Not only was High School very well written, but the performances were great.
The standout, and most notorious, of these performances came from Hollywood mega-star Adrien Brody as a whacked-out drug dealer; replete with cornrows, full-body tattoos, and eyes that look like they are on the verge of bleeding. Although Brody‘s performance is the most over-the-top, and makes the biggest impression, there are also great (and very bizarre) turns from some amazing character actors like Colin Hanks (King Kong), Curtis Armstrong (Revenge of the Nerds), Yeardley Smith (The Simpsons), and Michael Chiklis (The Shield).
To be honest, High School was easily the funniest movie that I have seen in a long time, and so far it’s my favorite from the festival. Judging by the giant roar, and near-standing ovation, that it received from the audience when the credits rolled, I expect that I’m not the only one who loved it. Seriously, it was on par with last year’s Black Dynamite… Sadly, High School doesn’t seem to have a distribution deal yet. Hopefully that will change soon, as this has the potential to become a great cult classic, and should really be seen with an audience.
That brings us to the end of the films from Day3. As usual, I headed across the street to Pauper’s after the last film to have drinks with the other festival-goers. And, as usual, it was a great time. You could tell that people had to work in the morning, and that many were probably close to burnout as well, because the place was much less crowded than the previous night. Still, visiting filmmakers Sol Friedman, Kyle Davis, and Devin McGinn were hanging out and chatting with the fans, and I had a great time. Can’t wait for tonight’s Pub After Dark. Who knows, maybe Eli Roth will show up… After all, stranger things have happened…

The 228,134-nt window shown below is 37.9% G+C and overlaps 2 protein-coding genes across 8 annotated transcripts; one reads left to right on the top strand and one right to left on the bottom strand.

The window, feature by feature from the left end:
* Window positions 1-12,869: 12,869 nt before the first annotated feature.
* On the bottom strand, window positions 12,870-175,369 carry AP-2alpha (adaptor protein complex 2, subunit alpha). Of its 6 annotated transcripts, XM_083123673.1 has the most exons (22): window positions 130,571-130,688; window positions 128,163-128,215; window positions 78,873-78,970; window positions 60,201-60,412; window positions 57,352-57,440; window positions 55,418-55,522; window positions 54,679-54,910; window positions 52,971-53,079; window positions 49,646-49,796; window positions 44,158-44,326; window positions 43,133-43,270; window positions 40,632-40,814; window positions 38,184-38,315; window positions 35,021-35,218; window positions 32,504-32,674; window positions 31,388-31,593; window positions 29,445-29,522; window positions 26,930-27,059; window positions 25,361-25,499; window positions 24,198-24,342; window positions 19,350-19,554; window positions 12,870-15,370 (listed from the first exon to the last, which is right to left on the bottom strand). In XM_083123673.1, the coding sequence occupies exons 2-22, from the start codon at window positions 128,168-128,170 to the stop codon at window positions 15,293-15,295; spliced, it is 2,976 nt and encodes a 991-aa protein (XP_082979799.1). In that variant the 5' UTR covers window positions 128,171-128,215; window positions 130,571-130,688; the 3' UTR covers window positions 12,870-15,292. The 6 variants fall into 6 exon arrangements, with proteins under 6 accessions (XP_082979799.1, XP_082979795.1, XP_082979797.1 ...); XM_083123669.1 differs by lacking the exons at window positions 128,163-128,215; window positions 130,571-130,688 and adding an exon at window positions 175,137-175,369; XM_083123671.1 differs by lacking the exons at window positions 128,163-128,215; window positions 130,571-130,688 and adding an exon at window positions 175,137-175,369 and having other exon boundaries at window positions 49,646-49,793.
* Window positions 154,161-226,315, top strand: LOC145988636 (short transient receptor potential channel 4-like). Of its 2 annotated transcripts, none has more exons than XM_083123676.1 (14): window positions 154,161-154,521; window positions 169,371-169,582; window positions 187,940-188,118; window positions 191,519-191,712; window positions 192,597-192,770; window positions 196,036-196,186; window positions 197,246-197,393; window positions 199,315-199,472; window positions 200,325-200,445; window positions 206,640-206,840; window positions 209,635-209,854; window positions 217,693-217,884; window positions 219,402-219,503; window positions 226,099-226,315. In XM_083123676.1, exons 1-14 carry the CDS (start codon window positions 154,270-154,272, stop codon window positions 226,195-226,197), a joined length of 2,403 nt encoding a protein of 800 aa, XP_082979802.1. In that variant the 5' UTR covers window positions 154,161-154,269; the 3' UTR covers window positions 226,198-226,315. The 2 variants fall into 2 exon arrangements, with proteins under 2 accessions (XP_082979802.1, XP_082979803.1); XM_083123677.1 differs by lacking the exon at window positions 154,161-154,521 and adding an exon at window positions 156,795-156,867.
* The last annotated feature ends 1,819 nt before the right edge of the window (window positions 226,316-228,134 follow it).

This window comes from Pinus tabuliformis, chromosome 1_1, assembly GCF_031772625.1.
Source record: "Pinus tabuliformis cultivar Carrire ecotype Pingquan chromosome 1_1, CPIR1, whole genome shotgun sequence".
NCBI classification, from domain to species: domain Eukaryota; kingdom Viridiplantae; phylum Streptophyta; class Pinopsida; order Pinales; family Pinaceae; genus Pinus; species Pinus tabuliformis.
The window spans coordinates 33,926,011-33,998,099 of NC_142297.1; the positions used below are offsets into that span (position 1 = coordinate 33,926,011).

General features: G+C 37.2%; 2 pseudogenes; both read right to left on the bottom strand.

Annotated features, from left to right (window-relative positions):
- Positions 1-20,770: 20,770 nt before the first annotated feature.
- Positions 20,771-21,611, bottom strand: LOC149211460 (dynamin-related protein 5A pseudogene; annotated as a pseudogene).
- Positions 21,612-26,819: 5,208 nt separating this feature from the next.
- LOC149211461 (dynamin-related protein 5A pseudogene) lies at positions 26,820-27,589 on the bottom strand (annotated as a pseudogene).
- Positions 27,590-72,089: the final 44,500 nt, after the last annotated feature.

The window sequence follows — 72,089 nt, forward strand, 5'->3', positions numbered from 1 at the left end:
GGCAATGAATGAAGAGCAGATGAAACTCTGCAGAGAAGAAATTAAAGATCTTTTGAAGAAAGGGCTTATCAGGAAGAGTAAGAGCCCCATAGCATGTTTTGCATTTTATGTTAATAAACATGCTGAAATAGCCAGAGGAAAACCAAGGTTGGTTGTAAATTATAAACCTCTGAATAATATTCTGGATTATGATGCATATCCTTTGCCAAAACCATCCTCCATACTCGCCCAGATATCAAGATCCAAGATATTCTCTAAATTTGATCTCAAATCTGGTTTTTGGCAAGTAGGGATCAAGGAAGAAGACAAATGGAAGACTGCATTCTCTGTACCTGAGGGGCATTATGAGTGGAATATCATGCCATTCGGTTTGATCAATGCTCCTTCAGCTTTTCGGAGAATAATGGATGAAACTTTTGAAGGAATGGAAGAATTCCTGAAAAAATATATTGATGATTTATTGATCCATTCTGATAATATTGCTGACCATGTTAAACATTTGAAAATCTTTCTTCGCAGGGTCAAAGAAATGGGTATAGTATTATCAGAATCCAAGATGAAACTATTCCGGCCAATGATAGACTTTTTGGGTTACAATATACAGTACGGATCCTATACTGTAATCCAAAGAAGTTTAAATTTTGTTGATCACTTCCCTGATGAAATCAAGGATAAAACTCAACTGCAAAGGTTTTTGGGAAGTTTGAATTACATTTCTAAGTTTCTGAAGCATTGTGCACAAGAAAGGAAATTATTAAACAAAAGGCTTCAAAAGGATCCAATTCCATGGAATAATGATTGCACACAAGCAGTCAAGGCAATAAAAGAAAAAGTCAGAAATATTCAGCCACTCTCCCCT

So, be sure to check back tomorrow for the scoop on (and pictures from) The Last Exorcism and tonight’s red carpet premier. Now that I have a bit more free time, you can probably also expect a full review of the film (eventually, I will have full reviews up for all of the features). The second film tonight should also be fun, as it’s another crazy Japanese flick entitled Alien vs Ninja. I don’t believe there is any more that needs to be said about what to expect from it.
Until then, stay sick!
Note: For more pics from Day 3, be sure to visit TAD‘s Facebook Page!
Junko’s Shamisen (Trailer):
King Chicken (Trailer):
Tags: Adrien Brody, Cargo, Devin McGinn, Eli Roth, Events, Film Festival, High School, Japan, Japanese, Junko's Shamisen, King Chicken, Kyle Davis, Movie Reviews, Reel Asian Film Festival, Reviews, RoboGeisha, Short Films, Switzerland, The Last Exorcism, The Last Lovecraft, Toronto After Dark